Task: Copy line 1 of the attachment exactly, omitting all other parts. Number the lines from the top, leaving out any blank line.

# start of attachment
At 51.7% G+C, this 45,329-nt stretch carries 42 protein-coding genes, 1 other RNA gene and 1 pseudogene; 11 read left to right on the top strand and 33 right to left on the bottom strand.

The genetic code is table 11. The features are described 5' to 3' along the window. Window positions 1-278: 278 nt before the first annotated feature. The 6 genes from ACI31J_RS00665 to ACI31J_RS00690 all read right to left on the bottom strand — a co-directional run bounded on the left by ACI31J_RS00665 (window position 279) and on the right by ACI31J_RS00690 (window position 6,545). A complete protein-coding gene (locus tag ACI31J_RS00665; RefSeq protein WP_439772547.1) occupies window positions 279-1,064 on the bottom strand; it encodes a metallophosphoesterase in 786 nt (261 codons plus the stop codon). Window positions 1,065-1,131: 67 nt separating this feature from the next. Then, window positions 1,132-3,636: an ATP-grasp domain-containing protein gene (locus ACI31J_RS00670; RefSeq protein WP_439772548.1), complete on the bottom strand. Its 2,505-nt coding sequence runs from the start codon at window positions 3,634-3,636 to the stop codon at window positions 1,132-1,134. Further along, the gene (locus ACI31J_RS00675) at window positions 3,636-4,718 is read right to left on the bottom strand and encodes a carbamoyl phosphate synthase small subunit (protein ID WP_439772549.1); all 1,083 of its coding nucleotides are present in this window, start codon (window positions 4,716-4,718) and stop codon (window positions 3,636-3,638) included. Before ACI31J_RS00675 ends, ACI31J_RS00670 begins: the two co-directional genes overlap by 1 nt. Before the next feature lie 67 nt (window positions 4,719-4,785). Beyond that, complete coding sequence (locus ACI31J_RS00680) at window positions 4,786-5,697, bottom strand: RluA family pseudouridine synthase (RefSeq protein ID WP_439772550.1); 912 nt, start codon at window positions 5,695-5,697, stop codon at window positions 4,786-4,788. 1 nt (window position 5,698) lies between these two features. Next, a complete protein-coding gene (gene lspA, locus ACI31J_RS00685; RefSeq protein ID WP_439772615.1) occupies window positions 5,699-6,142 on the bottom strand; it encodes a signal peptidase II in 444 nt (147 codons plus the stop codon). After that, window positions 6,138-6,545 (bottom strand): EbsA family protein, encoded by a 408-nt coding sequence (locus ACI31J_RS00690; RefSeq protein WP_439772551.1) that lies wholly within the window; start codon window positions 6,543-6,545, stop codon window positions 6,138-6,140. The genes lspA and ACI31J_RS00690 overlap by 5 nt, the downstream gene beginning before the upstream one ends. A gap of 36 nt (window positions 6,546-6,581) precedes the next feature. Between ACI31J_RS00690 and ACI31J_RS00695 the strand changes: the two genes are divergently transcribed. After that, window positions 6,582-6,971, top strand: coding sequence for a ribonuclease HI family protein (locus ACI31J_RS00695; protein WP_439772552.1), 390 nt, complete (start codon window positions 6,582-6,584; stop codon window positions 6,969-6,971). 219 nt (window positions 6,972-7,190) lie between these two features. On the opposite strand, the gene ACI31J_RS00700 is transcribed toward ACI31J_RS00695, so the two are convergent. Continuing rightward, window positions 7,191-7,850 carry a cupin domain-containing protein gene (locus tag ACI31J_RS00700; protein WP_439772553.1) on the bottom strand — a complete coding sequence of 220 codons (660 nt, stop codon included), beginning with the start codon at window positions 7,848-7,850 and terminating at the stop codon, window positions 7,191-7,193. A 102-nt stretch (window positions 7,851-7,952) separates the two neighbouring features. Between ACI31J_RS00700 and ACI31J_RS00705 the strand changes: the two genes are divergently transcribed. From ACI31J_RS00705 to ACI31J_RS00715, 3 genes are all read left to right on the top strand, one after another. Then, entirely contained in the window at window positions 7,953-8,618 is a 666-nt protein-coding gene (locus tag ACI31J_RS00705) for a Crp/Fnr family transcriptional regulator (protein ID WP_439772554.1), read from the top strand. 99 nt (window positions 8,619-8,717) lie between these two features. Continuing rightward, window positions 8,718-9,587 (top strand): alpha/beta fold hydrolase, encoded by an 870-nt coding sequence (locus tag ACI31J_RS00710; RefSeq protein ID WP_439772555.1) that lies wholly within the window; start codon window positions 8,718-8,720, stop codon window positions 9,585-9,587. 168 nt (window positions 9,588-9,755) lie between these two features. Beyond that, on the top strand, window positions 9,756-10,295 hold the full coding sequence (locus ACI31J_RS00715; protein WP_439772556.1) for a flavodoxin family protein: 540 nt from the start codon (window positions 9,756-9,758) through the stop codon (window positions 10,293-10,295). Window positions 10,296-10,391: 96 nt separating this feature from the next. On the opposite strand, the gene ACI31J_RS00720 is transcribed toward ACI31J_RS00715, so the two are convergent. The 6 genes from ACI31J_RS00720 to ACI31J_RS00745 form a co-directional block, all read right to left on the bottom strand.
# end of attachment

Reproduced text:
At 51.7% G+C, this 45,329-nt stretch carries 42 protein-coding genes, 1 other RNA gene and 1 pseudogene; 11 read left to right on the top strand and 33 right to left on the bottom strand.